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Abstract

Modern helicopter aerodynamics is challenging because the flow field generated by a helicopter is extremely complicated and difficult to measure, model, and predict; moreover, experiments are expensive and difficult to conduct. In this article we discuss the basic principles of modern helicopter aerodynamics. Many sophisticated experimental and computational techniques have been employed in an effort to predict performance parameters. Of particular interest is the structure of the rotor wake, which is highly three-dimensional and unsteady, and the rotor-blade pressure distribution, which is significantly affected by the strength and position of the wake. We describe the various modern methods of computation and experiment which span the range from vortex techniques to full three-dimensional Navier-Stokes computations, and from classical probe methods to laser velocimetry techniques. Typical results for the structure of the wake and the blade pressure distribution in both hover and forward flight are presented Despite the complexity of the helicopter flow, significant progress has been made within the last ten years and the future will likely bring marked advances.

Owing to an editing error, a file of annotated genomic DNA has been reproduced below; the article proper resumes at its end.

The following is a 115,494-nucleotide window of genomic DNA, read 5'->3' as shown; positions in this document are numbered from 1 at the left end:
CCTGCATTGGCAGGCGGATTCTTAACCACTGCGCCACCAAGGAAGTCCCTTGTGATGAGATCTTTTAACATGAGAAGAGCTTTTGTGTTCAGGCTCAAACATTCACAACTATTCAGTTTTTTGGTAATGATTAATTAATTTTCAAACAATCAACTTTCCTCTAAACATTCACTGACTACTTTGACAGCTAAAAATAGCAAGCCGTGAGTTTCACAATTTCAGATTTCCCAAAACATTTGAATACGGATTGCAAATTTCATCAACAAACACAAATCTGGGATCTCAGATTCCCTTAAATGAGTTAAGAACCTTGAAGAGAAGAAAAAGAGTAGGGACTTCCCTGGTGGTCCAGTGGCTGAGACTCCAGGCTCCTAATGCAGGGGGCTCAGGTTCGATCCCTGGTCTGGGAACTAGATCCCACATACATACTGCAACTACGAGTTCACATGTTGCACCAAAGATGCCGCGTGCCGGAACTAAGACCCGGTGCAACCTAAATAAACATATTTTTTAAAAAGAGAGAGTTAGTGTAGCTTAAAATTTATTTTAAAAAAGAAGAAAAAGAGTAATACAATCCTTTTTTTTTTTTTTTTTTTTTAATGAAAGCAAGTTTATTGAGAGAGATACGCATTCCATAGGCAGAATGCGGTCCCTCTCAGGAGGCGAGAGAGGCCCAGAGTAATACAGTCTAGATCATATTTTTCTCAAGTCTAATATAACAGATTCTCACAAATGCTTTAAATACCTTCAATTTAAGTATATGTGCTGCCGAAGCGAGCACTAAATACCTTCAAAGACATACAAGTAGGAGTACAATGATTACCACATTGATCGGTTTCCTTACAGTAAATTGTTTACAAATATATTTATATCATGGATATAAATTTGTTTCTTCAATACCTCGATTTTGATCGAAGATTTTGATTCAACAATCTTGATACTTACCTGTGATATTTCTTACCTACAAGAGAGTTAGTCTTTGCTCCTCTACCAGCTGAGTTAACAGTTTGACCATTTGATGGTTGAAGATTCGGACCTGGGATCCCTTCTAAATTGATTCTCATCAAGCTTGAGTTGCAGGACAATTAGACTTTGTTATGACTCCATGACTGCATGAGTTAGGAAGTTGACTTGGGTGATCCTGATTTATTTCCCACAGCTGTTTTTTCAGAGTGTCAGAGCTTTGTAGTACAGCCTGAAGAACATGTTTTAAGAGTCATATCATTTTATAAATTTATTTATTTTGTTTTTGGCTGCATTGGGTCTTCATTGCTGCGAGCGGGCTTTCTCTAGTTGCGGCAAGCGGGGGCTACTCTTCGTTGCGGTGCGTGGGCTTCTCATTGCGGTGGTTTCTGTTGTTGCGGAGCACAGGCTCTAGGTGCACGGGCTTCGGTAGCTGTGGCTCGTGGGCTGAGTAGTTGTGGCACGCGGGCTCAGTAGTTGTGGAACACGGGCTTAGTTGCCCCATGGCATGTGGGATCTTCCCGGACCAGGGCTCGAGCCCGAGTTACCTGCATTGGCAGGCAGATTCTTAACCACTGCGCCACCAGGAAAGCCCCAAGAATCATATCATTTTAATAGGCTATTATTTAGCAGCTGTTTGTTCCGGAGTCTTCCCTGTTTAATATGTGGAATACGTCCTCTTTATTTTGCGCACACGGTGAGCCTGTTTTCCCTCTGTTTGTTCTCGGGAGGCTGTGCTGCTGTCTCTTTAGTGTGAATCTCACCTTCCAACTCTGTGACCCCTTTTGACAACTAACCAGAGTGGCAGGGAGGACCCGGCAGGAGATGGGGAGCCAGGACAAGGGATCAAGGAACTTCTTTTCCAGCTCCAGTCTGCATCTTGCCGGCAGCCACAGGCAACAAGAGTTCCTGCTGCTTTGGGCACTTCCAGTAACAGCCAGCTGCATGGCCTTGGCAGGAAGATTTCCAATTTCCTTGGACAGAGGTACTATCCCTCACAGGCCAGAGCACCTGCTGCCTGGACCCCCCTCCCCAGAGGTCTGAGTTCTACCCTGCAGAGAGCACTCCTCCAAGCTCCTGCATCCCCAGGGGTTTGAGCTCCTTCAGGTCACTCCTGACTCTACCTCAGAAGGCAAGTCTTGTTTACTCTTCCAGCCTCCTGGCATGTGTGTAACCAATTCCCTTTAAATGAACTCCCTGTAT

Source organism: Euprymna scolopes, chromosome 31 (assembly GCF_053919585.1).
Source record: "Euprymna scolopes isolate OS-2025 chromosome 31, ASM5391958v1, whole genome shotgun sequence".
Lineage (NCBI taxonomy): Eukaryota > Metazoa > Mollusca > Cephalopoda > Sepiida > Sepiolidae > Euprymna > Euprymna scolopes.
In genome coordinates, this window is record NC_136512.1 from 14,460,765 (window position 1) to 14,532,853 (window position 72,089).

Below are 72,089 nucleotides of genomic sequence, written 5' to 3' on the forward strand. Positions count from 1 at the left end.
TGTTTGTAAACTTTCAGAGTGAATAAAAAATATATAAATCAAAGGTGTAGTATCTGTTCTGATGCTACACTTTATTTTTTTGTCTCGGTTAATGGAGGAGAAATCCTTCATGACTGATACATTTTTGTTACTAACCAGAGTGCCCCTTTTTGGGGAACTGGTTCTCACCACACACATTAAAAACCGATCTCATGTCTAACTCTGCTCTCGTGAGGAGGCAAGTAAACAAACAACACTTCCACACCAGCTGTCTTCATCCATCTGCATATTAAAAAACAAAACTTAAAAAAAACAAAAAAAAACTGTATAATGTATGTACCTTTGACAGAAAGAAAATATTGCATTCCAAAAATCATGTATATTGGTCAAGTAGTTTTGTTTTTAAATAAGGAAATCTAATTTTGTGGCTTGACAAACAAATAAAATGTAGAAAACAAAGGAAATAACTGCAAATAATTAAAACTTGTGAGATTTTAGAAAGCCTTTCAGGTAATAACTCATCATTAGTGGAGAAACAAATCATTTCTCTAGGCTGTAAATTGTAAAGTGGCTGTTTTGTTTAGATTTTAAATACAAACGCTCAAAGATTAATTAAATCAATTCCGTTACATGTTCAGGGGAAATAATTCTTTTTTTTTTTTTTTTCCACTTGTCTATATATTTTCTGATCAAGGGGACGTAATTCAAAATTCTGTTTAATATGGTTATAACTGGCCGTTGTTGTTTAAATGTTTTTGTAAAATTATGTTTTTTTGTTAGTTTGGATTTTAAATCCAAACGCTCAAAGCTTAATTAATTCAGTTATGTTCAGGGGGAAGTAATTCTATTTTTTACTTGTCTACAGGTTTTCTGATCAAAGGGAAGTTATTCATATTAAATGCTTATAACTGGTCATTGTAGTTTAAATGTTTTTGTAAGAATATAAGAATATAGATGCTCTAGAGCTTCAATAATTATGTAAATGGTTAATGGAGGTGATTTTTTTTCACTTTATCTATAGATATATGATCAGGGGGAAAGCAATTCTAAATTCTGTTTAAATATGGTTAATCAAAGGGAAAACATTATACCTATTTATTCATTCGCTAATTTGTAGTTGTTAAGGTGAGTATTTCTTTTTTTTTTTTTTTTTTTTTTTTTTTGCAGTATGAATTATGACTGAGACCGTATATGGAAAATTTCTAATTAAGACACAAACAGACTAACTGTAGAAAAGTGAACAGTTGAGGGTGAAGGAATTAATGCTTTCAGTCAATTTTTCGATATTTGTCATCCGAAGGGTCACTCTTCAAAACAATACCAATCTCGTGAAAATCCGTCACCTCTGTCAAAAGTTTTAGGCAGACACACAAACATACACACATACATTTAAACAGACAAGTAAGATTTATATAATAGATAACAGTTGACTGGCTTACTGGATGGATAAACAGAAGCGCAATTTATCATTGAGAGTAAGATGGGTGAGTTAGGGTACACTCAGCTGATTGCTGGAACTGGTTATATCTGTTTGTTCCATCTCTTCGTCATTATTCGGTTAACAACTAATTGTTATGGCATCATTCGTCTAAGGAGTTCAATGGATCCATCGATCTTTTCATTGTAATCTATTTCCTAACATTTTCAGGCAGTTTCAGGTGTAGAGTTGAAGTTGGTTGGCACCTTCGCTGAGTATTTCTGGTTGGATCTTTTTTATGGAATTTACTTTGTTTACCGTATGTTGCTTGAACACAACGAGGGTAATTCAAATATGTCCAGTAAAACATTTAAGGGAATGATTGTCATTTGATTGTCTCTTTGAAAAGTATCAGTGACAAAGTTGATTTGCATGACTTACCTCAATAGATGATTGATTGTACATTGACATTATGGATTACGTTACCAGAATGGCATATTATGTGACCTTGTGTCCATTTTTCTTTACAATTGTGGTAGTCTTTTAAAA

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/content/journals/10.1146/annurev.fluid.29.1.515
1997-01-01
2024-06-15
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  • Article Type: Review Article
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